by HRC Staff •
Nashville, Tennessee – Today, the Human Rights Campaign (HRC) condemned the Tennessee House for passing two anti-LGBTQ+ bills in a row.
House Bill 9 is an anti-LGBTQ+ bill that would ban many drag performances from taking place on any public property in the state, as well as in any location where people under 18 could be present. House Bill 1 is an anti-LGBTQ+ bill that would ban age appropriate, medically necessary care to transgender youth under the age of 18. Both bills will now be sent to Governor Lee’s desk for his signature.
Since 2015, Tennessee has enacted more anti-LGBTQ+ laws than any other state in the country.
Human Rights Campaign Legal Director Sarah Warbelow released the following statement on the discriminatory anti-drag bill:
Human Rights Campaign State Legislative Director and Senior Counsel Cathryn Oakley released the following statement on the gender affirming care ban:
THE FACTS ABOUT DRAG BANS
The dangerous practice of banning LGBTQ+ events, spaces, and culture – including drag performances – is part of a large-scale attack on the LGBTQ+ community and an attempt to put LGBTQ+ people, particularly transgender and non-binary people, back in the closet and labeled as dangerous.
Last year alone, politicians in statehouses across the country introduced 315 discriminatory anti-LGBTQ+ bills in 2022 and 29 passed into law. The majority of the discriminatory bills – 149 bills – targeted the transgender and non-binary community and youth. Less than two months into 2023, HRC is already tracking 340 anti-LGBTQ+ bills that have been introduced in statehouses across the country. 150 of those would specifically restrict the rights of transgender people, the highest number of bills targeting transgender people in a single year to date. Of the approximately 90 bills filed this year that would prevent transgender youth from being able to access best practice, medically necessary care, SB 613 is among the most egregious.
Nearly 1 in 5 of any type of hate crime is now motivated by anti-LGBTQ+ bias and the last two years have been the deadliest for transgender people, especially Black transgender women, we have seen since we began tracking fatal violence against the community. Reports of violence and intimidation against LGBTQ+ people have been making news across the country – with white nationalists targeting a Pride event in Idaho and Proud Boys crashing Drag Queen story hours at local libraries to shout homophobic and transphobic slurs. Finally, anti-LGBTQ+ stigma also drives alarmingly high rates of depression, anxiety and suicide. 45% of LGBTQ+ youth seriously considered attempting suicide in the past year, but LGBTQ+ youth who have at least one accepting adult in their life were 40% less likely to attempt suicide.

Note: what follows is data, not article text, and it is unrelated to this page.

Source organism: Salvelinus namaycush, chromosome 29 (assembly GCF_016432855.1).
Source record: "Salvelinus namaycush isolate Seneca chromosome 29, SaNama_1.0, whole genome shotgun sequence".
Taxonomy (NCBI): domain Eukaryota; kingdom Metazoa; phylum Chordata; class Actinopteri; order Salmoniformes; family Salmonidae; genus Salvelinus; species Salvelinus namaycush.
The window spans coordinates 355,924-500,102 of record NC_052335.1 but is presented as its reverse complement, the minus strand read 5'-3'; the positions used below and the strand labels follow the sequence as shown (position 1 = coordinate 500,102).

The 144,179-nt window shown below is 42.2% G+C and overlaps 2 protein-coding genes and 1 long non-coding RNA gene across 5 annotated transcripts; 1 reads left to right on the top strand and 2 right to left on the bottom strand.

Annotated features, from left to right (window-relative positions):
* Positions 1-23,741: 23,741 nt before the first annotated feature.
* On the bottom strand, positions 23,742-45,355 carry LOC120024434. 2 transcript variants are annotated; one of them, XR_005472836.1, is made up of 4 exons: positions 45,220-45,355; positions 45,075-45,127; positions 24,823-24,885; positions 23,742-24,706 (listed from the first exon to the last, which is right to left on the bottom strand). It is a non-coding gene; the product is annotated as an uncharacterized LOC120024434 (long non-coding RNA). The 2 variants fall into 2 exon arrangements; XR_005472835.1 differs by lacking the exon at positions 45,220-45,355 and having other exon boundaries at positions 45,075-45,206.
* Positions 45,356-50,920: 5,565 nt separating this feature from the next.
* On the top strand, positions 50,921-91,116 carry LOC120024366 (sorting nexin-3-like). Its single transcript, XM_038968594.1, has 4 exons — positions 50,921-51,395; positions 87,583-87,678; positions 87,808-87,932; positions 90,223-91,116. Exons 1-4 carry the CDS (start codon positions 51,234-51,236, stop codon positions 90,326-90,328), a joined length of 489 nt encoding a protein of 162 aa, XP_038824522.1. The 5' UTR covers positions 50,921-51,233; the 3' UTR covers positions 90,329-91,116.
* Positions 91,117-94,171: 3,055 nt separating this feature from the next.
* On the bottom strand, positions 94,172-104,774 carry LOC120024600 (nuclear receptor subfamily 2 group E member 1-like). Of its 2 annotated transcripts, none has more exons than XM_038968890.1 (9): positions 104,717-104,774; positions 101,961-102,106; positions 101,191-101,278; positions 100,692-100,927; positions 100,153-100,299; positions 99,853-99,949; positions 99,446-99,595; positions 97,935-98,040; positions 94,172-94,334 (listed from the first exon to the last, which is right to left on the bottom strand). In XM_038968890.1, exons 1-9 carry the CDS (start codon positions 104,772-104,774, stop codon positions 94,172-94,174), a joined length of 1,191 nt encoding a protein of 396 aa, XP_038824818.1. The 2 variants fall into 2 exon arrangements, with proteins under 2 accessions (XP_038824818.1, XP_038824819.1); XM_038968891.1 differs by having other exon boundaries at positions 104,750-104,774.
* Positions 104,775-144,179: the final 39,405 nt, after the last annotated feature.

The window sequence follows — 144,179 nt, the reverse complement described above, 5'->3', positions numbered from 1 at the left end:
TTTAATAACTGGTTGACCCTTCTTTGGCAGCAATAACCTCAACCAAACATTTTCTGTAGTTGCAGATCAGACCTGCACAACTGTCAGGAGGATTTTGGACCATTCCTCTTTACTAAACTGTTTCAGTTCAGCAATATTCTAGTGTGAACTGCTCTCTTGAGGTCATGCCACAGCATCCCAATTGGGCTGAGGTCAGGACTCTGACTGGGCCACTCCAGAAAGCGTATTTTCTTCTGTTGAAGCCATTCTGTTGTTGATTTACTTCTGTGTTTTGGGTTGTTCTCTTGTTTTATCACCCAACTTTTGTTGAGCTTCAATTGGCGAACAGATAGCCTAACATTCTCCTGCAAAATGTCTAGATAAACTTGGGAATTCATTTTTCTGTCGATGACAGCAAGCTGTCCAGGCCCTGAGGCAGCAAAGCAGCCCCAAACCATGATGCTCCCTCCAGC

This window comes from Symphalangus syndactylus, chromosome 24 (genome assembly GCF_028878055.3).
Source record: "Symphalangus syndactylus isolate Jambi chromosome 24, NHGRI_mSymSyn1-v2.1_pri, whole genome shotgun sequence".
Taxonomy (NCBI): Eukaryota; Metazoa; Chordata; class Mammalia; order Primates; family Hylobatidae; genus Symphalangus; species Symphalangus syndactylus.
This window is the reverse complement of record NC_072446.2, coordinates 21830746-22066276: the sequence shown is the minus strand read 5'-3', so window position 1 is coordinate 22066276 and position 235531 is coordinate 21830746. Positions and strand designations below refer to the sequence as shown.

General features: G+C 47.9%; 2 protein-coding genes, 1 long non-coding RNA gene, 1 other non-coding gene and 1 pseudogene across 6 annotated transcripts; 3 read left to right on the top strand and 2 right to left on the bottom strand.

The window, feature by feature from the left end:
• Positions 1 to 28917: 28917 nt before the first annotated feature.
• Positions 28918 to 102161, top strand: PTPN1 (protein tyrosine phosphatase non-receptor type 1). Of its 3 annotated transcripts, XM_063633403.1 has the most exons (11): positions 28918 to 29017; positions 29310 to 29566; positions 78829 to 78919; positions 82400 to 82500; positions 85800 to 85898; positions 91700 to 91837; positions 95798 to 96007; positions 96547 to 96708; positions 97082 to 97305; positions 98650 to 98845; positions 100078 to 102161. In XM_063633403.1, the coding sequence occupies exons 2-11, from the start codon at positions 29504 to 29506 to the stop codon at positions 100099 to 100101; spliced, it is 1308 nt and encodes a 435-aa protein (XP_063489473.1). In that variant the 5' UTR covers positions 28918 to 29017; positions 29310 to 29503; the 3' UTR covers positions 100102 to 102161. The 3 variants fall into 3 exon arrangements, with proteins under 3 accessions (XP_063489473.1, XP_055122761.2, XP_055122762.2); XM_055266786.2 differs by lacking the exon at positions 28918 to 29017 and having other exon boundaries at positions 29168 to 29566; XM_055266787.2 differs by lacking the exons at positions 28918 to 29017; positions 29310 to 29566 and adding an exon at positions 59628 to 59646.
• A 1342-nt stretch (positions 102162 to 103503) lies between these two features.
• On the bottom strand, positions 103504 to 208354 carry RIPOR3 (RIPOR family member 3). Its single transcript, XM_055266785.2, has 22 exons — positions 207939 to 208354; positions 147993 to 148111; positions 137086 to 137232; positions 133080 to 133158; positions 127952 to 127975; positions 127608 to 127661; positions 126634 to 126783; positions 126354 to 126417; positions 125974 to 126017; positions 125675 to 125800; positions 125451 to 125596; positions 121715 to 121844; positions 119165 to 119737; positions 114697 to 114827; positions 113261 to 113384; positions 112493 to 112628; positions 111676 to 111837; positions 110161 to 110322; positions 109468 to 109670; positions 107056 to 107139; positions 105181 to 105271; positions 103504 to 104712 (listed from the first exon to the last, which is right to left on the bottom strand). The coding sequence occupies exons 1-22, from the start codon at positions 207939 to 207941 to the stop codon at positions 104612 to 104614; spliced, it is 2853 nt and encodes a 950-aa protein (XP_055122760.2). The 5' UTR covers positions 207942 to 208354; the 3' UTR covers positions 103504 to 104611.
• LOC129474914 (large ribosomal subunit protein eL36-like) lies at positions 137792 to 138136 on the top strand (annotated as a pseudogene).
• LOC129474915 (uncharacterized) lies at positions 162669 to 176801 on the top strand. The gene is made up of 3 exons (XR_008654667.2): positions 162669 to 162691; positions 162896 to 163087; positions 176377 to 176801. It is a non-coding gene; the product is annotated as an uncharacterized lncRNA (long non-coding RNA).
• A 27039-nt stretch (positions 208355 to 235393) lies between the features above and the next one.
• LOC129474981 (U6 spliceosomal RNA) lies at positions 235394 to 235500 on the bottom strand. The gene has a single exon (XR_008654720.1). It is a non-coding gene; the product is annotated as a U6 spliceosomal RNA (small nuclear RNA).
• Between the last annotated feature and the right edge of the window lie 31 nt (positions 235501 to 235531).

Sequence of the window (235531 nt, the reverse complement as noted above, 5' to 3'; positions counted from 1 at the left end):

THE FACTS ABOUT GENDER AFFIRMING CARE
Every credible medical organization – representing over 1.3 million doctors in the United States – calls for age-appropriate gender-affirming care for transgender and non-binary people.
“Transition-related” or “gender-affirming” care looks different for every transgender and non-binary person.
Parents, their kids, and doctors make decisions together, and no medical interventions with permanent consequences happen until a transgender person is old enough to give truly informed consent.
Transgender children are not undergoing irreversible medical changes.
This is a fundamental misunderstanding about what transition looks like for kids.
Therapists, parents and health care providers work together to determine which changes to make at a given time are in the best interest of the child.
Some people take medication, and some do not; some adults have surgeries, and others do not. How someone transitions is their choice, to be made with their family and their doctor.
None of this care is irreversible.
Being transgender is not new.
Some say it can feel like being transgender is very new – but that’s because the media has been covering it more in recent months and years.
But transgender people have always existed and will continue to exist regardless of the bills we pass.
And very few transgender people change their mind.
ALL gender-affirming care is:
Supported by all major medical organizations
Made in consultation with medical and mental health professionals AND parents
And in many cases, this care is lifesaving:
A recent study from the Trevor Project provides data supporting this — transgender youth with access to gender-affirming hormone therapy have lower rates of depression and are at a lower risk for suicide.
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